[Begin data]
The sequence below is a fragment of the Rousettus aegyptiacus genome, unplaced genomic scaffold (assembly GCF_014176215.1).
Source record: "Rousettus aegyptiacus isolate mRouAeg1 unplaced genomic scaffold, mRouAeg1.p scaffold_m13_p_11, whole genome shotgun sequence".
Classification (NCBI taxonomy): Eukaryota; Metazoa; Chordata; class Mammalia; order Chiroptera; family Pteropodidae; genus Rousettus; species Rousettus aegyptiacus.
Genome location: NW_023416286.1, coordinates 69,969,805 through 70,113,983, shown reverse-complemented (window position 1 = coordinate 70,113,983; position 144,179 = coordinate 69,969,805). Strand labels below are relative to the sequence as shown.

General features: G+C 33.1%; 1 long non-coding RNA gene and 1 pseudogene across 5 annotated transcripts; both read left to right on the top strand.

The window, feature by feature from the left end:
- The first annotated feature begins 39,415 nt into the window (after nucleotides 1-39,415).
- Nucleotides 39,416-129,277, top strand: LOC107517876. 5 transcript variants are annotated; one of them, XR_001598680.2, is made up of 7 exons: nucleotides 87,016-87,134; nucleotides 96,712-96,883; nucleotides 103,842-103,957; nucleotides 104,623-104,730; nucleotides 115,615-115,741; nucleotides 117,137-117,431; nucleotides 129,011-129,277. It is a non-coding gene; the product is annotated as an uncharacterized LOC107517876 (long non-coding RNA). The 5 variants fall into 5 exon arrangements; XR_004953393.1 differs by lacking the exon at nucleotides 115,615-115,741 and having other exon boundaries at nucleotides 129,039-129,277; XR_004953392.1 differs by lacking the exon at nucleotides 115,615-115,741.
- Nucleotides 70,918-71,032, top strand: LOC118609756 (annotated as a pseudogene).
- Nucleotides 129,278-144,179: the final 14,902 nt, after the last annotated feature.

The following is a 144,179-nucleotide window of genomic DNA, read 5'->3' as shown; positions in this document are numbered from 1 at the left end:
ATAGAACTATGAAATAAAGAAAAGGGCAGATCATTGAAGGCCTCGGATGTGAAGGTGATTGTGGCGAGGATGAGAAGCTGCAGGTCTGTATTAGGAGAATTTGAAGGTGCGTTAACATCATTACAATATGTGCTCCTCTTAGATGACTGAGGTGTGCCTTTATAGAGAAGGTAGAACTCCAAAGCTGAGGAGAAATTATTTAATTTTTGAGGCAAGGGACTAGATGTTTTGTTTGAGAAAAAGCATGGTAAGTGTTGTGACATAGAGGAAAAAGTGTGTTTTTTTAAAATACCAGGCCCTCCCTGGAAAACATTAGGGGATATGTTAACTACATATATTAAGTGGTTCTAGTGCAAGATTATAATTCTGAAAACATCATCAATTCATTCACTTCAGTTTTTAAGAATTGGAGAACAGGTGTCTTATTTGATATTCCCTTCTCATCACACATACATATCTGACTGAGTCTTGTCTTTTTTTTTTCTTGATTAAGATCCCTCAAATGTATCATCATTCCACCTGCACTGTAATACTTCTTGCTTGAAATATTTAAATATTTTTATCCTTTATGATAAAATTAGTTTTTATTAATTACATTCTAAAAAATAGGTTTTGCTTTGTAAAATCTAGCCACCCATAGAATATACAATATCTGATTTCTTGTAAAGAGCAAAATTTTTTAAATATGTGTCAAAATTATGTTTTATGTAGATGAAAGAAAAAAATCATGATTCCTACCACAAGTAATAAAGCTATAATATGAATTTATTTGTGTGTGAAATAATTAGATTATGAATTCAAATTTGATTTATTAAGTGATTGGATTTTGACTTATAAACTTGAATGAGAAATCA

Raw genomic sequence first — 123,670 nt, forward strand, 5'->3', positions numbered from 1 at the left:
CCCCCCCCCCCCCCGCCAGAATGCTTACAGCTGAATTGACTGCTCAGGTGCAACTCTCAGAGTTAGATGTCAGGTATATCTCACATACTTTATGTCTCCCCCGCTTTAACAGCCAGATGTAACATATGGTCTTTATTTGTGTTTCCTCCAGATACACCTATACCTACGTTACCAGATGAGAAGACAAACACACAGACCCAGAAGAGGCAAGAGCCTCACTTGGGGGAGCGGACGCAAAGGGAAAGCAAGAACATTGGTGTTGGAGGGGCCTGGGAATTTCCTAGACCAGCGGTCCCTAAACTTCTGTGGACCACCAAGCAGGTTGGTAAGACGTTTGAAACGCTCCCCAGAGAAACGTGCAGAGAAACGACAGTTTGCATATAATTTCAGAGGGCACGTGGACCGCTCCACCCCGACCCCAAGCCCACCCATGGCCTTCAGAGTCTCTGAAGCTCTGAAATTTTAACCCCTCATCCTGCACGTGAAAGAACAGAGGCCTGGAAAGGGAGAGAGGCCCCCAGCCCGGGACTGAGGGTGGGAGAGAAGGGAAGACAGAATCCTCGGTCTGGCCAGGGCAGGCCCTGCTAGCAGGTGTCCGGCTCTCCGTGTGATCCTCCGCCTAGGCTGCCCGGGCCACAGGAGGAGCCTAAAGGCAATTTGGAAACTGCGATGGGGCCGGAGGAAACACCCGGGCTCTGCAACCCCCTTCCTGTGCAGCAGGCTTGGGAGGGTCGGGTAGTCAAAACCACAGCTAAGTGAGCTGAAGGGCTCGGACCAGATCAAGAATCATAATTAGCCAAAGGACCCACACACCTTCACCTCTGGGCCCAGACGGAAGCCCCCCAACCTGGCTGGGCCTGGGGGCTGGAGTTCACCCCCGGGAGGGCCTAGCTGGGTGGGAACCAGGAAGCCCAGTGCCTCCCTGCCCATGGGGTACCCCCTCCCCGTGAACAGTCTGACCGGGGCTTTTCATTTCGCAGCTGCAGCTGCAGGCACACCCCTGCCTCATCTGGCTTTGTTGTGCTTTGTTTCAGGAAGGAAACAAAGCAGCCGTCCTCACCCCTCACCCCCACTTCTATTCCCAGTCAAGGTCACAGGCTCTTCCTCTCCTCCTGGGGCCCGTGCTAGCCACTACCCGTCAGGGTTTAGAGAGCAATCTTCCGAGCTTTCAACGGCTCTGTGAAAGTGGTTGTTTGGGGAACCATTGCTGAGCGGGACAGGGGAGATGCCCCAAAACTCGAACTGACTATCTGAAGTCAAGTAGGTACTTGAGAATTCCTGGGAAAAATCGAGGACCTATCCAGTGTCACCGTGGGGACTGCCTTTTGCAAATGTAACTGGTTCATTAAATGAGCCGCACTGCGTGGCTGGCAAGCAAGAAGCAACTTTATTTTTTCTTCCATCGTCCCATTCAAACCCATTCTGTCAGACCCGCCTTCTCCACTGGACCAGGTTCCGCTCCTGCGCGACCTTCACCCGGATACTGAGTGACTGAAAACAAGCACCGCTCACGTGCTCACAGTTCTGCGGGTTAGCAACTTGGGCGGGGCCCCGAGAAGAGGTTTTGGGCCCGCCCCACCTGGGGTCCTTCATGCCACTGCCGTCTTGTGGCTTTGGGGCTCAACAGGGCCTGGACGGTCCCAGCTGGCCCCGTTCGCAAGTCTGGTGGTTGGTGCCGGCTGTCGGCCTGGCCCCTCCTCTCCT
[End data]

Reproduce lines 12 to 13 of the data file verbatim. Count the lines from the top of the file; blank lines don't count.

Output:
ATAGAACTATGAAATAAAGAAAAGGGCAGATCATTGAAGGCCTCGGATGTGAAGGTGATTGTGGCGAGGATGAGAAGCTGCAGGTCTGTATTAGGAGAATTTGAAGGTGCGTTAACATCATTACAATATGTGCTCCTCTTAGATGACTGAGGTGTGCCTTTATAGAGAAGGTAGAACTCCAAAGCTGAGGAGAAATTATTTAATTTTTGAGGCAAGGGACTAGATGTTTTGTTTGAGAAAAAGCATGGTAAGTGTTGTGACATAGAGGAAAAAGTGTGTTTTTTTAAAATACCAGGCCCTCCCTGGAAAACATTAGGGGATATGTTAACTACATATATTAAGTGGTTCTAGTGCAAGATTATAATTCTGAAAACATCATCAATTCATTCACTTCAGTTTTTAAGAATTGGAGAACAGGTGTCTTATTTGATATTCCCTTCTCATCACACATACATATCTGACTGAGTCTTGTCTTTTTTTTTTCTTGATTAAGATCCCTCAAATGTATCATCATTCCACCTGCACTGTAATACTTCTTGCTTGAAATATTTAAATATTTTTATCCTTTATGATAAAATTAGTTTTTATTAATTACATTCTAAAAAATAGGTTTTGCTTTGTAAAATCTAGCCACCCATAGAATATACAATATCTGATTTCTTGTAAAGAGCAAAATTTTTTAAATATGTGTCAAAATTATGTTTTATGTAGATGAAAGAAAAAAATCATGATTCCTACCACAAGTAATAAAGCTATAATATGAATTTATTTGTGTGTGAAATAATTAGATTATGAATTCAAATTTGATTTATTAAGTGATTGGATTTTGACTTATAAACTTGAATGAGAAATCA

Raw genomic sequence first — 123,670 nt, forward strand, 5'->3', positions numbered from 1 at the left: